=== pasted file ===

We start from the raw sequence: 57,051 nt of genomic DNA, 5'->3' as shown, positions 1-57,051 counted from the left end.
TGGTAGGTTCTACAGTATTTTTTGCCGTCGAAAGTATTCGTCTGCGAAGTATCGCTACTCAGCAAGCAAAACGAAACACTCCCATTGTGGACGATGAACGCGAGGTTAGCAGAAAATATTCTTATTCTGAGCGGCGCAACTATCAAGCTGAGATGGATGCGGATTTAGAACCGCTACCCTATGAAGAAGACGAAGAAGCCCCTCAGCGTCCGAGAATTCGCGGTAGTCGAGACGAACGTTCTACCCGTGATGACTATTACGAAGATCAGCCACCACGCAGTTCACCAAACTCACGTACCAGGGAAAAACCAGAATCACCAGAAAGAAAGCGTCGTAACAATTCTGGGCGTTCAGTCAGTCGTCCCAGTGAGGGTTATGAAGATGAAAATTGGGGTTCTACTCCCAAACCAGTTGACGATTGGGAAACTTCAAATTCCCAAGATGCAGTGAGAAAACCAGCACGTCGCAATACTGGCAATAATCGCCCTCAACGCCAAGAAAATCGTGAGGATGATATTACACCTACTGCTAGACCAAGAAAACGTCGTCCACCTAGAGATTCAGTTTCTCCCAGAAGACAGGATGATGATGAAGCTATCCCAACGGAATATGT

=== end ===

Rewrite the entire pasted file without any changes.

We start from the raw sequence: 57,051 nt of genomic DNA, 5'->3' as shown, positions 1-57,051 counted from the left end.
TGGTAGGTTCTACAGTATTTTTTGCCGTCGAAAGTATTCGTCTGCGAAGTATCGCTACTCAGCAAGCAAAACGAAACACTCCCATTGTGGACGATGAACGCGAGGTTAGCAGAAAATATTCTTATTCTGAGCGGCGCAACTATCAAGCTGAGATGGATGCGGATTTAGAACCGCTACCCTATGAAGAAGACGAAGAAGCCCCTCAGCGTCCGAGAATTCGCGGTAGTCGAGACGAACGTTCTACCCGTGATGACTATTACGAAGATCAGCCACCACGCAGTTCACCAAACTCACGTACCAGGGAAAAACCAGAATCACCAGAAAGAAAGCGTCGTAACAATTCTGGGCGTTCAGTCAGTCGTCCCAGTGAGGGTTATGAAGATGAAAATTGGGGTTCTACTCCCAAACCAGTTGACGATTGGGAAACTTCAAATTCCCAAGATGCAGTGAGAAAACCAGCACGTCGCAATACTGGCAATAATCGCCCTCAACGCCAAGAAAATCGTGAGGATGATATTACACCTACTGCTAGACCAAGAAAACGTCGTCCACCTAGAGATTCAGTTTCTCCCAGAAGACAGGATGATGATGAAGCTATCCCAACGGAATATGT